2015 Blog Plan

20140527-181402-65642435.jpg Last year, this blog was probably the biggest change in my homebrewing. Posting about every batch and keeping the blog going every day meant I had to put a lot more effort into not only keeping track of what I was doing, but also planning what I was going to do in upcoming batches.

That helped my brewing a lot, but the daily posts also ate up a lot of the time I had to commit to the hobby. The new format I’m going to be adopting for future brews will be broken up differently to hold me even more accountable, take less time and hopefully, make the blog easier to follow.

In the past, I’ve done huge brew day posts covering everything leading up to and including the day that the beer is brewed. Then I did periodic batch updates, covering any beers that were in process. Some beers were covered in multiple batch update posts, some were never mentioned. Then, finally I did tasting notes.

My plan going forward is to write a post prior to brew day, the bulk of which will be the recipe. I will explain how I got to this recipe, cover any unique processes I’m going to use and if I want to, I can write more about the style, history or my plan for the beer.

Then, I’ll post again covering everything that happens from brew day to packaging. Any changes to the plan that became necessary (or happened anyway) and any notes about how the brew day or fermentation went. Some overly complex beers, PROOF for example, may require a couple of these posts, but in general it will be one update per batch. I will also try to include the label artwork in these posts.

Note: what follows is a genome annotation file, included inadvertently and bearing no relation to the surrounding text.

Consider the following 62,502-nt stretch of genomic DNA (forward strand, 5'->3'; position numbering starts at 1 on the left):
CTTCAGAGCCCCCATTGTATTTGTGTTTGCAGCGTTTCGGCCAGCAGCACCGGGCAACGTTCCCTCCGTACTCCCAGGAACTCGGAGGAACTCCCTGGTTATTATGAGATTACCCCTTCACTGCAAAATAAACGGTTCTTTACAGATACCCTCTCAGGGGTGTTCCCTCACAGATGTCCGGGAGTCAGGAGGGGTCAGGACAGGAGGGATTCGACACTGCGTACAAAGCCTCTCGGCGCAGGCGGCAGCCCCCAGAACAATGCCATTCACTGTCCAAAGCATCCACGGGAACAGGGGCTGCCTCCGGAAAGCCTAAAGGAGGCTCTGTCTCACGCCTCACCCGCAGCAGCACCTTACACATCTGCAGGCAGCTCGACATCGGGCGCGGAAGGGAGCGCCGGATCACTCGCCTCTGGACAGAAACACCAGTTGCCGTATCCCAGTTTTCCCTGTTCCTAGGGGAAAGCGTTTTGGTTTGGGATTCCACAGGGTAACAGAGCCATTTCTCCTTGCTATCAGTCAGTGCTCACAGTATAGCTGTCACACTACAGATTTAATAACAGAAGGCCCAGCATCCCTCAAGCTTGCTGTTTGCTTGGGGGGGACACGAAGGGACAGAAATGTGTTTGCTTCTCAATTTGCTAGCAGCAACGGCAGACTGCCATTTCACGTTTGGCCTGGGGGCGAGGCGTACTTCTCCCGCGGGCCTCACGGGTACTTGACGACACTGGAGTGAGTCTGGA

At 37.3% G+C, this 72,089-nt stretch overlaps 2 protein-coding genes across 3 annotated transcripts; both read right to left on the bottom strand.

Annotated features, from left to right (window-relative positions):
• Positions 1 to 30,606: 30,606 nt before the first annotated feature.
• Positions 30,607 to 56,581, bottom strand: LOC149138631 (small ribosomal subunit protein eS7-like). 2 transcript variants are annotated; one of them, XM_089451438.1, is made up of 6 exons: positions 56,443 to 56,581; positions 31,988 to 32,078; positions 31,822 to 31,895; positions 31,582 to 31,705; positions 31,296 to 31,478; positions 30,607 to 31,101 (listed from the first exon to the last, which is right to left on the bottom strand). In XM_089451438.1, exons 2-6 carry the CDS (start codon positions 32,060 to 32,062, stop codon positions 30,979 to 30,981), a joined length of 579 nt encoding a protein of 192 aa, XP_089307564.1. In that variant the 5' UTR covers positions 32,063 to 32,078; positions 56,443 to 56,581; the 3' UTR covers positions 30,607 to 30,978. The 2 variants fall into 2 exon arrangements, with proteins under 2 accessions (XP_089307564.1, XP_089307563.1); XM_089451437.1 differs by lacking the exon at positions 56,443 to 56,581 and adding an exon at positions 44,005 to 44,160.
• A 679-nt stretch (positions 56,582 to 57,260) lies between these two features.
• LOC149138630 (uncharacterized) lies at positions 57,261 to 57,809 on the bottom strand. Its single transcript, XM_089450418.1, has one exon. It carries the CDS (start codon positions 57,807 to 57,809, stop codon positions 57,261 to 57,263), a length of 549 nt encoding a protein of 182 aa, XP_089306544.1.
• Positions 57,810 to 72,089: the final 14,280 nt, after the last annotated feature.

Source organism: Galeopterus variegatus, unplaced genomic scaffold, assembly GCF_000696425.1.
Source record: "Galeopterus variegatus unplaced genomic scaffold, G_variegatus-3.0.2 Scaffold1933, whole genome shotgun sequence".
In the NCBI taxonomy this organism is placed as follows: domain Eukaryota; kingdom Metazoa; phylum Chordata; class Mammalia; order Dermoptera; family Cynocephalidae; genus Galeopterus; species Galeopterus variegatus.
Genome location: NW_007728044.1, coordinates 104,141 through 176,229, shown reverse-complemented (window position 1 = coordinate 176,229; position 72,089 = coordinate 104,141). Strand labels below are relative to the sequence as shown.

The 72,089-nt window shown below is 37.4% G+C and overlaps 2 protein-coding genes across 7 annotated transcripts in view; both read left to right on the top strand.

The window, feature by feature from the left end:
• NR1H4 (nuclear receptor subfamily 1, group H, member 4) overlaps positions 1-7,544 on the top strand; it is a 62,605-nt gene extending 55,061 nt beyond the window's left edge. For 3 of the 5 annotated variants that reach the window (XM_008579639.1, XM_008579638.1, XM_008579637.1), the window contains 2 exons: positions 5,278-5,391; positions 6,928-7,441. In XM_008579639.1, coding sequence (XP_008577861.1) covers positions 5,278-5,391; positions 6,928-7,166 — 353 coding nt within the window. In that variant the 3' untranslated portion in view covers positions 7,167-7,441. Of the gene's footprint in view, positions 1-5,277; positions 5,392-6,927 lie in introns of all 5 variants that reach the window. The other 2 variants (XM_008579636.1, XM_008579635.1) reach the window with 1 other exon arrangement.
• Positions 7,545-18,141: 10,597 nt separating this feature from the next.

Again, I’ll follow up with tasting notes. I’m going to expand my tasting notes a little bit, though. Not the way I write them, just how often. I’m not going back to daily posts, but I do plan to start weekly tasting notes. I’m way behind on tasting notes right now, but after I get caught up, I will be able to start doing multiple rounds of tasting notes for age-able beers, or just things that I think are worth taking another look at.

My tasting notes are very tied to the time that they are done, they are not meant to be definitive. I want to do more comparative tasting notes, either pairing related homebrews or homebrew to commercial beer that inspired it or even food pairings. I may even start doing tasting notes on commercial beers on their own. Not just random beers, though, only if they are inspiring future homebrews or tied to homebrewing in some way.

Beyond these posts about my brewing process and the results of that process, I hope to expand the blog out of the homebrewery. I want to try to attend and cover more beer related events. Whether that means beerfests, homebrew club meetings, classes or just tap takeovers at local bars, I will include more commercial beer related topics but I will always tie them back in to homebrewing.